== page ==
Tuesday, December 27, 2016

Arakan (Burma) under Afghan rule

By Khan Barmazid



The historical Kingdom of Arakan roughly corresponds to the Rakhine state of Myanmar (Burma). Situated on the western coast, it is bordered by the Chittagong Division of Bangladesh to the northwest.

When Sultan Islam Shah Sur died in 1553 AD , his death was an occasion for succession disputes among the Afghans. The boy Sultan Feroz was killed , on the third day of his accession , by his maternal uncle Mubariz Khan , who ascended the throne under the title Sultan Muhammad Adil. Muhammad Khan Sur , the governor of Bengal, did not sit idle. He assumed the title of Sultan Shamshuddin Muhammad Shah Ghazi and declared himself as an independent sovereign of Bengal. 

Sultan Shamshuddin Muhammad Shah Ghazi , after conquering Chittagong in 1554 , ordered his generals to proceed further south into Arakan the same year. The generals, in obedience to the king's command, carried their victorious banner into Arakan and forced the Arakanese king to submit to the authority of Afghan Sultan of Bengal. To commemorate his victory over Arakan, Shamsuddin Abu Muzaffar Mohammad Shah ordered striking of coins in Arakan in 962 A.H.(1554-1555). A few of these coins minted by the Afghan Sultan in Arakan, are preserved in the London British Museum.The coins are similar to those published by eminent numismatists Marsden, Lane Pole and Wright. Whether he appointed an Afghan governor in Arakan or could be make any appreciable change in Arakanese government or was he simply satisfied with the submission of Arakan king as a vassal , is not known.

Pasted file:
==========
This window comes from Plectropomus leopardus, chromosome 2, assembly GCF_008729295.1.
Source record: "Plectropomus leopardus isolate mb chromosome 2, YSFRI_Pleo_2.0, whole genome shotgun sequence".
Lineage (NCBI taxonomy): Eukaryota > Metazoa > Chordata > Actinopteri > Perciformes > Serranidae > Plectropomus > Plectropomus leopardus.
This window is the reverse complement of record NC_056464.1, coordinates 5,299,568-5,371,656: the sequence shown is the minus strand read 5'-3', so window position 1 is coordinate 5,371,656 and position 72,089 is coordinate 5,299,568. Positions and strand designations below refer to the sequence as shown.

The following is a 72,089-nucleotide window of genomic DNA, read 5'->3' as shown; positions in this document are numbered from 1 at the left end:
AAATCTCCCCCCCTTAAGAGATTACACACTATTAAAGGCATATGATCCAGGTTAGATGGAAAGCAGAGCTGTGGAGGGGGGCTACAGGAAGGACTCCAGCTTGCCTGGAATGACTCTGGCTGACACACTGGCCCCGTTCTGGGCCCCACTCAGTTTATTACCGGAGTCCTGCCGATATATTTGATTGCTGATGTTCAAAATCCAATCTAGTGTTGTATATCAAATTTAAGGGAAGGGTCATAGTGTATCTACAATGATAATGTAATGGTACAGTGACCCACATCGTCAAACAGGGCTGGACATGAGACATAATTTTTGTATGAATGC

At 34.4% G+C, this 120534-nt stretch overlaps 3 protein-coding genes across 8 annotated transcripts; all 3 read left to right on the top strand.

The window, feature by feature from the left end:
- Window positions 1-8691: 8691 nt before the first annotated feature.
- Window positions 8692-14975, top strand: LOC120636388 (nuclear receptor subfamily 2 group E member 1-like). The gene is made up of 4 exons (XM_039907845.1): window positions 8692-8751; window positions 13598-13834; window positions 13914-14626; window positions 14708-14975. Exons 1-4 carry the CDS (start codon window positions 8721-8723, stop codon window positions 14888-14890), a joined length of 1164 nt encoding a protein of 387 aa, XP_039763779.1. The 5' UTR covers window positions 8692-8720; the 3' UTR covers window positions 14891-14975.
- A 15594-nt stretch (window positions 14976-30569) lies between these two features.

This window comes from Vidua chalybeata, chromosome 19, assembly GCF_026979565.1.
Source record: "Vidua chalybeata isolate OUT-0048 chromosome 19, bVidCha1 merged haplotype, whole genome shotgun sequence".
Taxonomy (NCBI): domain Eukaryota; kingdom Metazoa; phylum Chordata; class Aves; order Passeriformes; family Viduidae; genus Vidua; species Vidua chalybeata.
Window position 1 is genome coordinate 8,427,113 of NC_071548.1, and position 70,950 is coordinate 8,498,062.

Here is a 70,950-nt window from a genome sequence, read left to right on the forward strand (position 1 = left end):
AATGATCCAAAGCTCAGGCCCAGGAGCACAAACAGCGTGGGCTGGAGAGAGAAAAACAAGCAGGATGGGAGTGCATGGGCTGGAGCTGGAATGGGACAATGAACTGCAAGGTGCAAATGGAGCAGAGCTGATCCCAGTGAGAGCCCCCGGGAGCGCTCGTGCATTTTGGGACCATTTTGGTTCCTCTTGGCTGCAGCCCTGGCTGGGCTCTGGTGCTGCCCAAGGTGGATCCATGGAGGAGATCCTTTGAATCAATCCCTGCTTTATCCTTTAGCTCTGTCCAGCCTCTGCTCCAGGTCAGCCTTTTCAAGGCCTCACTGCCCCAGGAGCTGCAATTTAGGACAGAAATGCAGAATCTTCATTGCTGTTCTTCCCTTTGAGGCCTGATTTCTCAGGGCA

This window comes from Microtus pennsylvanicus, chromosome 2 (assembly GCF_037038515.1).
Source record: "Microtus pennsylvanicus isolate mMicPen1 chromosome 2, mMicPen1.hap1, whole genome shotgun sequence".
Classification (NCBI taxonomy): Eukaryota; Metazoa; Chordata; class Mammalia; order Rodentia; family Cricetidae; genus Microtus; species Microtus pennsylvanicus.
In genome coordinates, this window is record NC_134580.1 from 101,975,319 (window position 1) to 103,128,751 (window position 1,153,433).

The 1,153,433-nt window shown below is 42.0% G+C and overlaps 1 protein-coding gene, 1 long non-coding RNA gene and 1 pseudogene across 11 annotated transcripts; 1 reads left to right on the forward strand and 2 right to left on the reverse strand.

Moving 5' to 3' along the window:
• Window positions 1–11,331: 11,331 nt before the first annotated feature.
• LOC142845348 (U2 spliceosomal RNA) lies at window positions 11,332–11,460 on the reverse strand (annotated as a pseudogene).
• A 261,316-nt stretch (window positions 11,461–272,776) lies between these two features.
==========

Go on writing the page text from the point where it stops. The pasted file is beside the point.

The successor of Mohammad Shah, Giyathuddin Bahadur Shah (1555-60) also struck coins in his name in Arakan proving that Arakan remained under the effective control of Bengal Sultan till 1560. Two more kings, Saw Hla (1555-1564) and Min Sekkya (1564- 1571) ascended the throne of Arakan, according to Arakanese chronicles. If the assertion of Arakanese chronicles were true, Saw Hla and Min Sekkya must have been vassal kings under Bengal Sultan. But how long the Afghan  rulers after Bahadur Shah's death could hold on Arakan given the internal political crisis in Bengal remains in the dark.



Shams al-Din Muhammad Ghazi (1552-1555 AD). Silver Rupee Arakan mint, dated AH 962 (1554/55 AD). AR, 11.46g. Obv. Legend with Muhammad Ghazi’s titles, date below. Rev. Kalima, mint name Arakan in margin










References: 

1-  The coins of the Muhammadan states of India in the British museum
2-   Chittagong under the Pathan Rule in Bengal by Muhammad Rahim
3-  A History of Arakan by M Yunus